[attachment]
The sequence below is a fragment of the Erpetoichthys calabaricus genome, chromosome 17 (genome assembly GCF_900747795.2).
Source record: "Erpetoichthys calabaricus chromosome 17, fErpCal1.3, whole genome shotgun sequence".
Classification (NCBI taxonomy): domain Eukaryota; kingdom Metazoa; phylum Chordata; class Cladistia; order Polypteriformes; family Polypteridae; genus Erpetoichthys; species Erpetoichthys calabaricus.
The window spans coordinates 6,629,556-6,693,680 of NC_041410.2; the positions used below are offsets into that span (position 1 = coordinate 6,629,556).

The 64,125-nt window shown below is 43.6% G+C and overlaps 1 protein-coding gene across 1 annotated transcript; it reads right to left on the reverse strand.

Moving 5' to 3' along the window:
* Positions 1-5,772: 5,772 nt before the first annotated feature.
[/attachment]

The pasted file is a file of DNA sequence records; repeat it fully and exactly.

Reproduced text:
The sequence below is a fragment of the Erpetoichthys calabaricus genome, chromosome 17 (genome assembly GCF_900747795.2).
Source record: "Erpetoichthys calabaricus chromosome 17, fErpCal1.3, whole genome shotgun sequence".
Classification (NCBI taxonomy): domain Eukaryota; kingdom Metazoa; phylum Chordata; class Cladistia; order Polypteriformes; family Polypteridae; genus Erpetoichthys; species Erpetoichthys calabaricus.
The window spans coordinates 6,629,556-6,693,680 of NC_041410.2; the positions used below are offsets into that span (position 1 = coordinate 6,629,556).

The 64,125-nt window shown below is 43.6% G+C and overlaps 1 protein-coding gene across 1 annotated transcript; it reads right to left on the reverse strand.

Moving 5' to 3' along the window:
* Positions 1-5,772: 5,772 nt before the first annotated feature.